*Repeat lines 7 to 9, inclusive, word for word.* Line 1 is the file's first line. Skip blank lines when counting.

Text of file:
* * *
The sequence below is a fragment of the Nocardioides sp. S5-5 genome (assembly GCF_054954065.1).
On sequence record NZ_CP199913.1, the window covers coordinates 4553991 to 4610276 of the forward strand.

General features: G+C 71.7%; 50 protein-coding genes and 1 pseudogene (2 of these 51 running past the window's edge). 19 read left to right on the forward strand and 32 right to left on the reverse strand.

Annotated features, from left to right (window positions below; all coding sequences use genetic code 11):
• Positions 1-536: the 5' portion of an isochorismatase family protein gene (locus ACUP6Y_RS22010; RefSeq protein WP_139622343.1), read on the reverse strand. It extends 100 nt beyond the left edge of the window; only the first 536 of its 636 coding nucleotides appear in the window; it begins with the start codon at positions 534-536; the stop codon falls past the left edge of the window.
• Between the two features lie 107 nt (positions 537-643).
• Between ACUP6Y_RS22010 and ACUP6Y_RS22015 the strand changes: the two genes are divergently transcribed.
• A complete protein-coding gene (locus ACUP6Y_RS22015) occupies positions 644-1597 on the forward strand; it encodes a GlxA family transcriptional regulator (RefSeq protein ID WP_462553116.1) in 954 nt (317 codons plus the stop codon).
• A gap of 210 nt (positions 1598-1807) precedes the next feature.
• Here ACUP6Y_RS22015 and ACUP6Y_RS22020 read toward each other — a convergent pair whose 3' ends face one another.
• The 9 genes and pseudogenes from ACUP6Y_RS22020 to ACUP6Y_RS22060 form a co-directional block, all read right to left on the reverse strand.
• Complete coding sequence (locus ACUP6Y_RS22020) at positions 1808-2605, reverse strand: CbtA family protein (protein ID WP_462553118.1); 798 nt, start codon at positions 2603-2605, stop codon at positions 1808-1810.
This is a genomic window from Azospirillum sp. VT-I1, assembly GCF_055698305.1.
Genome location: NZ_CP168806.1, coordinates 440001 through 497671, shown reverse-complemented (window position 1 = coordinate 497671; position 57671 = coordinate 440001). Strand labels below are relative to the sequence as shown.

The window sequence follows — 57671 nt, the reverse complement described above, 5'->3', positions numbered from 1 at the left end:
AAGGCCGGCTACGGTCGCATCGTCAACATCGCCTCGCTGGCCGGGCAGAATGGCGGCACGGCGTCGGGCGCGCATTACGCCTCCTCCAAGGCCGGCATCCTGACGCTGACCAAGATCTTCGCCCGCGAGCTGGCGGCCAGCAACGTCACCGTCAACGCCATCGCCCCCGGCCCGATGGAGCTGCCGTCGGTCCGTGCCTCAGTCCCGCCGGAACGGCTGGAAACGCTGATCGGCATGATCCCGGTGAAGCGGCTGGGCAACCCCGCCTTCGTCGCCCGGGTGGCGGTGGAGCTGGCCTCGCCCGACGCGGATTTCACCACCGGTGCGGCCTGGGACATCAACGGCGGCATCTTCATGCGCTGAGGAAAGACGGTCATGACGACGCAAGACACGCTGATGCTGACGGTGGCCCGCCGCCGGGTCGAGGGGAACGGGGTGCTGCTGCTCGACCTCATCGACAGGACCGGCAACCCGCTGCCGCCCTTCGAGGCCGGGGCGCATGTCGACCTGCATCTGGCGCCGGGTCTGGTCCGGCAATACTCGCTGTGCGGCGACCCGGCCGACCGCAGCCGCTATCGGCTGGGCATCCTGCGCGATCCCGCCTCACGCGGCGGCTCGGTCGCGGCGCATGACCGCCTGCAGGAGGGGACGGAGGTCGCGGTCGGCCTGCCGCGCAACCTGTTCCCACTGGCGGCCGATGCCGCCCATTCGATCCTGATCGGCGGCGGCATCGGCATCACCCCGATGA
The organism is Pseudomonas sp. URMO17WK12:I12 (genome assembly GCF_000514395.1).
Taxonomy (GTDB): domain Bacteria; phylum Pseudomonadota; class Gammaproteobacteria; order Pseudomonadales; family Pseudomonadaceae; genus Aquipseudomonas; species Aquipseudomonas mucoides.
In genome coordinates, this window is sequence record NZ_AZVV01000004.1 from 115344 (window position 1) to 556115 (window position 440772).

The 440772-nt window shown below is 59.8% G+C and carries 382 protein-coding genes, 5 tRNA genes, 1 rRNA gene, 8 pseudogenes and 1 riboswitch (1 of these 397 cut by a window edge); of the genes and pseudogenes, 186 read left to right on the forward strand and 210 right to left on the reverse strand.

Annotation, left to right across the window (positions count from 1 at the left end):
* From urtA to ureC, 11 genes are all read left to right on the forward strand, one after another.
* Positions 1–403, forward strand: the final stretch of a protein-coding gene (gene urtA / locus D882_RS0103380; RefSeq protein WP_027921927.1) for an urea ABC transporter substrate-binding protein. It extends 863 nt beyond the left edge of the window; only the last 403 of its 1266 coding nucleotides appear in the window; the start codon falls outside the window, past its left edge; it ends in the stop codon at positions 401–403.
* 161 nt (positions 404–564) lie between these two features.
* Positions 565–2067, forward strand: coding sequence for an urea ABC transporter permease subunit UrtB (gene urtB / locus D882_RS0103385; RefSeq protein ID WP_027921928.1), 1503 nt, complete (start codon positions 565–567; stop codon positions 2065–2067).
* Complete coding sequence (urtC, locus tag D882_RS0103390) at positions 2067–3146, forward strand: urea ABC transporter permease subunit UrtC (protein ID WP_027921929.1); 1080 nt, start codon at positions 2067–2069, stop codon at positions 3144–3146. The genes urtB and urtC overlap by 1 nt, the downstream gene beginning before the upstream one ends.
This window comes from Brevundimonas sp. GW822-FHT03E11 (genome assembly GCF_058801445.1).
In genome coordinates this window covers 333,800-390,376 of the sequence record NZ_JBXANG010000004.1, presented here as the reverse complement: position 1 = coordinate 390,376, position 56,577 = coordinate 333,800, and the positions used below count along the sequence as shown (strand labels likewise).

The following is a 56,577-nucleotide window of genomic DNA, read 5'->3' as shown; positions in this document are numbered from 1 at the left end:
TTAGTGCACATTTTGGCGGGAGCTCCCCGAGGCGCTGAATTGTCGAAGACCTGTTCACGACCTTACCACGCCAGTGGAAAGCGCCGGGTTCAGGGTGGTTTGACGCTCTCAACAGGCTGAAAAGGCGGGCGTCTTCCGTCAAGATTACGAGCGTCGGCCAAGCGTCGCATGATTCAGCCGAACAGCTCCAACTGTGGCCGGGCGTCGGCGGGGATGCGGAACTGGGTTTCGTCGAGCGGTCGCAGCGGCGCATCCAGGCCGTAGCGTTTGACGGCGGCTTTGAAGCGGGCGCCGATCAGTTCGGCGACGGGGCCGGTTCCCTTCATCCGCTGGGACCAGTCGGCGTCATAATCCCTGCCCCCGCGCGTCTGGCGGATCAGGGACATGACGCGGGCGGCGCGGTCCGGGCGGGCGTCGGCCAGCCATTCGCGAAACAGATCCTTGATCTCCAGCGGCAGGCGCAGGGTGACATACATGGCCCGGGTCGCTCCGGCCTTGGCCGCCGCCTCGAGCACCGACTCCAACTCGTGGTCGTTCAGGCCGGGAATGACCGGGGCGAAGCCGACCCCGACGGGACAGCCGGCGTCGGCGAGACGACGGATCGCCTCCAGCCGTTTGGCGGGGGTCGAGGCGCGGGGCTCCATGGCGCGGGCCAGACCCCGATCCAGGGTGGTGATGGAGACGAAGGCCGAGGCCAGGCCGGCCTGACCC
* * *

• Between ACUP6Y_RS22010 and ACUP6Y_RS22015 the strand changes: the two genes are divergently transcribed.
• A complete protein-coding gene (locus ACUP6Y_RS22015) occupies positions 644-1597 on the forward strand; it encodes a GlxA family transcriptional regulator (RefSeq protein ID WP_462553116.1) in 954 nt (317 codons plus the stop codon).
• A gap of 210 nt (positions 1598-1807) precedes the next feature.